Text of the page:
Removing Leeches and Treating Their Bites

by Jay Sharp


You are unlikely to incur a bite by one of the blood sucking leeches of the Southwest. (See Leeches of the Southwest for more information.) If bitten, you are even less likely to sustain significant skin damage or contract a disease. Nevertheless, to minimize risk, you will want to dislodge the predator and treat the wound. 

Removal of the Leech

 

"Find the skinny end [the head end] and use your finger or fingernail to push it sideways off the bite point."
- Authority Mark Siddall in the NOVA Science Internet site.

To remove a leach from its hold, "Find the skinny end [the head end] and use your finger or fingernail to push it sideways off the bite point," said authority Mark Siddall in the NOVA Science Internet site. "Once it's released, you will bleed from the wound. That's okay. The bleeding is normal and is caused by the anticoagulants the leech puts in the wound. Then, just get it to release the fat end the same way." 

You should avoid "remedies" such as simply pulling the leech from its moorings; plying it with salt, insect repellent, shampoo or vinegar; or heating it with a smoldering match, grass stem or cigarette. These techniques might cause the leech to discharge the contents of its gut, including bacteria, into the bite.  This might cause complications such as localized infection or even blood poisoning. 

Treatment of a Leech Bite

After you remove the leech, you should promptly wash the wound with soap and water, according to the Austin Health Internet site. Keep the wound clean. Apply a cold pack should you have pain or swelling. 

You could have some irritation and itching, but you should have no further problems if you have good health and no leech allergies. However, if you experience symptoms such as an ulcer, infection, itchy rash, red blotches, swelling (especially around your lips and eyes), faintness or breathing difficulties, seek medical attention promptly.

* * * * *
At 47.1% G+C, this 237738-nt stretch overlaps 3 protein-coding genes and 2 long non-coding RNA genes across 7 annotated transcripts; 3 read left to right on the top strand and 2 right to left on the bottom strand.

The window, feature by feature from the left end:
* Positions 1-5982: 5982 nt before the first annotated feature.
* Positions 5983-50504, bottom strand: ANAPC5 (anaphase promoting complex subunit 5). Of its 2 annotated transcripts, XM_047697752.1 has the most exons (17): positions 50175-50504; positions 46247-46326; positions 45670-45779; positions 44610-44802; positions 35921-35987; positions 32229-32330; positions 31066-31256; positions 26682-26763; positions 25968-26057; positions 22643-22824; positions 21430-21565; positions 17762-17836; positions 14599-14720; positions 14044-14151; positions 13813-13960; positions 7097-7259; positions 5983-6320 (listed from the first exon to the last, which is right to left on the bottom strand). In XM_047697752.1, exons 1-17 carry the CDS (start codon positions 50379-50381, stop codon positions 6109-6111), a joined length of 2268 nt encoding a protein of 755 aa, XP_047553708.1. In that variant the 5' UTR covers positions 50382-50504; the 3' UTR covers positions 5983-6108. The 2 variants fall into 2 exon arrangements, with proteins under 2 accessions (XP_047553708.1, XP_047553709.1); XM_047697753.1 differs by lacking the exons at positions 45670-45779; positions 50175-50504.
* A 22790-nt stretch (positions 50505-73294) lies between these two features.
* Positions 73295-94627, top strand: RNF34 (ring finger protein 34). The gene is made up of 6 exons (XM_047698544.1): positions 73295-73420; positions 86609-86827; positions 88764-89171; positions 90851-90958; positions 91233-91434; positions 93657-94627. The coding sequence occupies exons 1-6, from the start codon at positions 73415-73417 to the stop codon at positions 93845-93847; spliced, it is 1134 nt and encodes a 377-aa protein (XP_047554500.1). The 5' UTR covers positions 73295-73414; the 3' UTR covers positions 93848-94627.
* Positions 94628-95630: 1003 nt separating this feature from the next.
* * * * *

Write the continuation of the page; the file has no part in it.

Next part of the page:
Avoiding a Leech Bite

In infested waters, you may find leeches hard to avoid.

In infested waters, you may find leeches hard to avoid. You will attract them by movement, setting off a persistent effort to explore your body for a "suitable attachment point," according to the Field Guide to Venomous and Medically Important Invertebrates Affecting Military Operations. To reach your skin, "…they may enter any opening in clothing and have been known to go through eyelets of boots or through the fabric in loosely woven cloth." 

Various authorities suggest that you might discourage leeches by slathering your body with a strong insect repellent, moisturizer, bath soap, eucalyptus oil or lemon juice.  You might find leech socks the most effective. Tightly woven (to prevent penetration) and light colored (to enhance leech visibility), leech socks fit over outer garments, serving as a barrier. 

In the BMJ medical publication back in 1994, Anders Baerheim and Hogne Sandvik said that "Exposure to beer tended to disrupt the leeches' normal behavior..." They did not comment about the effects on humans' normal behavior.

In any event, you should inspect your body after leaving leech-infested waters, removing any of the overly friendly predators as promptly as possible.

 

 

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